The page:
Sulfation is a major pathway in humans for the biotransformation of estrogens. However, the nature of the enzymes that catalyze the sulfation of estrone (E1) and 17β-estradiol (E2) in human liver is unclear. Human liver contains at least three well-characterized cytoplasmic sulfotransferases, the thermostable (TS) and thermolabile (TL) forms of phenol sulfotransferase (PST) and dehydroepiandrosterone sulfotransferase (DHEA ST). Therefore, we determined optimal conditions for the assay of E1 and E2 ST activities in human hepatic cytosol to compare their properties and regulation with those of the three well-characterized human liver ST activities. Thermal inactivation studies showed that human liver E2 ST and TS PST had very similar thermal stabilities. The thermal inactivation profile of E1 ST suggested that this activity might be related to both DHEA ST and TS PST. Inhibition studies performed with 2,6-dichloro-4-nitrophenol (DCNP) also showed similar inhibition profiles for E2 ST and TS PST. Neither thermal inactivation nor DCNP inhibition studies indicated a possible relationship between TL PST activity and E1 or E2 sulfation. Experiments performed with 20 individual human liver samples showed highly significant correlations between activity levels of E2 ST and TS PST (r(s) = 0.944, p < 0.0001), E1 ST and DHEA ST (r(s) = 0.845, p < 0.0001), and, to a lesser degree, E1 ST and TS PST (r(s) = 0.608, p < 0.01). Ion exchange chromatography of a human liver preparation, followed by assay of all five ST activities, confirmed the important roles played by TS PST and DHEA ST in the sulfation of E2 and E1. Similar results were found by study of the elution patterns of ST activities after ion exchange chromatography of human jejunal mucosal preparations. Partially purified TL PST, however, was unable to catalyze the sulfate conjugation of either E1 or E2. All of these results were compatible with the conclusion that, in human liver, TS PST is the enzyme predominantly responsible for the sulfate conjugation of E2, DHEA ST is the major enzyme responsible for the sulfation of E1, and TL PST does not appear to catalyze the sulfation of either E1 or E2.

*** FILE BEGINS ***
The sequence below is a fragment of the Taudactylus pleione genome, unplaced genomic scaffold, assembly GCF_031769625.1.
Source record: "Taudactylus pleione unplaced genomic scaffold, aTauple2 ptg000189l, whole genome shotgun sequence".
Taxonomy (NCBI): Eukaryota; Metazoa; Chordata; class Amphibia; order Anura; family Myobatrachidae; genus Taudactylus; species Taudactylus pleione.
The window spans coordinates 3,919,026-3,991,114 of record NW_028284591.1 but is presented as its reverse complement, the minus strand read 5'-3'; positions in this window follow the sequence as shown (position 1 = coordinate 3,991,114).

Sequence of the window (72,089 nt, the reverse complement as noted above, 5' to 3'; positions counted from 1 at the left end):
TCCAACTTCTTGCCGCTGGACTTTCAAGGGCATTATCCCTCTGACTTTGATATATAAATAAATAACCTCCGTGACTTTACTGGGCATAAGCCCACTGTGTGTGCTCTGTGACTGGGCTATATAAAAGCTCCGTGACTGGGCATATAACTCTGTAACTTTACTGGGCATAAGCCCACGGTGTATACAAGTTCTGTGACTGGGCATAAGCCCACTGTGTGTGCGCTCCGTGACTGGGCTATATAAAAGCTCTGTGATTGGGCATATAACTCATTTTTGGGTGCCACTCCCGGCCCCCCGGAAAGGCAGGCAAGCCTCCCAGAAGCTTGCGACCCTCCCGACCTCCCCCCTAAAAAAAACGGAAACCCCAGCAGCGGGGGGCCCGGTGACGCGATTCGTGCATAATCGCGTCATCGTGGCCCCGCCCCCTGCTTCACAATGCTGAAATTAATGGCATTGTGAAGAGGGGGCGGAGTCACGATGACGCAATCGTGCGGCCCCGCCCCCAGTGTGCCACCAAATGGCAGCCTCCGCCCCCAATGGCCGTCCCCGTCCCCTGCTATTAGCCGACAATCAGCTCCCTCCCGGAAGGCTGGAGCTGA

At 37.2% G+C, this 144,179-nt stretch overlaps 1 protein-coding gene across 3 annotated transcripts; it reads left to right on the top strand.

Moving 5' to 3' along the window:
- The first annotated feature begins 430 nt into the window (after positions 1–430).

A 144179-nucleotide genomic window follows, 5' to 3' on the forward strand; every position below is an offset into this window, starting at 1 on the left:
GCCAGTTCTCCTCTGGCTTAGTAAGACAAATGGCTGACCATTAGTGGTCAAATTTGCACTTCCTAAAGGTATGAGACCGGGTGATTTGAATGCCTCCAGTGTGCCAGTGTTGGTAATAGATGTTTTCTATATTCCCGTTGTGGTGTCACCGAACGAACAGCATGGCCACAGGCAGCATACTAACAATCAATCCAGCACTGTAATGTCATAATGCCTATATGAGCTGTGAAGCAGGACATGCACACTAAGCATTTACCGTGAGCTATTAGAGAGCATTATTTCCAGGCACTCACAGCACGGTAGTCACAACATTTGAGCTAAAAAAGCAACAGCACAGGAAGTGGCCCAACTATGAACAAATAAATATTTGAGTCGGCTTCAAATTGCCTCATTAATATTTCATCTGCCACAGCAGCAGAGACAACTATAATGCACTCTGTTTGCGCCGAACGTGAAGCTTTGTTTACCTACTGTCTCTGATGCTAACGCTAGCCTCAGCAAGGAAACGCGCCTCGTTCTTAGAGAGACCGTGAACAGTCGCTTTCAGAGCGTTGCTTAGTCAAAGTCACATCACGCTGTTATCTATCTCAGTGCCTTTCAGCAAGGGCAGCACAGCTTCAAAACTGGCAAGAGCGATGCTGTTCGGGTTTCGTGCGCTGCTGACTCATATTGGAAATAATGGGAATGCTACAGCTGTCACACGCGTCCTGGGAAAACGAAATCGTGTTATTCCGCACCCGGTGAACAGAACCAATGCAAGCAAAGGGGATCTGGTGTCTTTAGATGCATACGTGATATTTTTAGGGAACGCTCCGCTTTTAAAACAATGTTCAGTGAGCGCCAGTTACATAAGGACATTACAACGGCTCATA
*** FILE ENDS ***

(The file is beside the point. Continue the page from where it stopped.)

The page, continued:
|Original language||English (US)|
|Number of pages||10|
|Journal||Drug Metabolism and Disposition|
|State||Published - 1992|
ASJC Scopus subject areas
- Pharmaceutical Science